PSP Association

Advice on Counseling Adolescents Requested

All,

I recently wrote about my wife being DXd with PSP. She is young, and we have two children still in High School. Many of you have advised that I and the children see a therapist and get some counseling. I am planning to do this for myself, and I have approached the kids about it, but neither seem interested, and my 14 year old daughter was dead set against it.

I am wondering if I should push the issue and try to force them to go? Or back off and lead by example. I know this must be devastating for them, but so far, they are being quite reticent. Any advice or experiences any of you can share would be greatly appreciated.

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Glad to hear you are going yourself.

In UK there are counselling services in school which they could access as they need. They need to know its available when they are ready and is confidential. I find the young nowadays are very aware.

I don't believe you can " make " anyone talk until they are ready. They are more likely to resist more. Just let them know you find it helpful and leave them to work through it in their own way.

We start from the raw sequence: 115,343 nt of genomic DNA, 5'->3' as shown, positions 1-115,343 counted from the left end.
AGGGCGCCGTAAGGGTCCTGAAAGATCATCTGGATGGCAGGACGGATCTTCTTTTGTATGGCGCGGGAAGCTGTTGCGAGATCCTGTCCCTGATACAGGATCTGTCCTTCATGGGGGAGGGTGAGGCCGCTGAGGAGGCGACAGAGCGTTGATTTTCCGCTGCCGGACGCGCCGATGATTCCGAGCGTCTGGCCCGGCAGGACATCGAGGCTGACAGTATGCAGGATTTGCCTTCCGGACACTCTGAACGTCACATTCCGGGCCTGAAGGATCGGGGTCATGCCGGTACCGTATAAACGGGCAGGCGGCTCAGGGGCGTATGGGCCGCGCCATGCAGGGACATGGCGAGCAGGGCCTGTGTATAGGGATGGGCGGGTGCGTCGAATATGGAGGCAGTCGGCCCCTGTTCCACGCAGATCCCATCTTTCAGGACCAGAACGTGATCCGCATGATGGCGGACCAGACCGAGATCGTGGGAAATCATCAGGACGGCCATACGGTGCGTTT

My grand children reacted in very different ways. But they think, as he is the oldest in the family, its more normal for him to be dying. They found the stages when he was almost ok but weaker more difficult to understand. My heart goes out to you and your girls. I hope you can navigate it. Its a nightmare.

Let us know how you progress.

Love from Jean xx

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Thank you Jean!

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I agree with Jean, my children are all grown up, but grandchildren are 17 down to 6, they are very wary of George, when he coughs, they look very frightened. I think your children will let you know when they are ready. Yvonne x

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If you try to force the kids to see a therapist nothing will come of it, they'll just shut down and not say a thing. Your going may "open the door" for them to at least entertain the idea. My son knows what is happening with Grandpa since Grandpa lives with us. I don't hide anything from him but I also tell him if he needs to talk about it and feels uncomfortable talking to me there are councilors at school he can meet with or I can get him one-on-one time with Dad's psychologist, one benefit of being in the VA system.

Ron

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My son was 15 years when his father was finally diagnosed With PSP i encouraged him to see the school vounsellor but he did not take this up until he was 18. We have always talked openly about PSP being life limiting and the dreadful personality changes his father has had. This year he attended PSP support group meeting and found this helpful he seems more able to articulate his questions since then.

My son talks very openly about his fathers illness and his worries about me with my sister and a good friend of mine and I try to ensure they have regular contact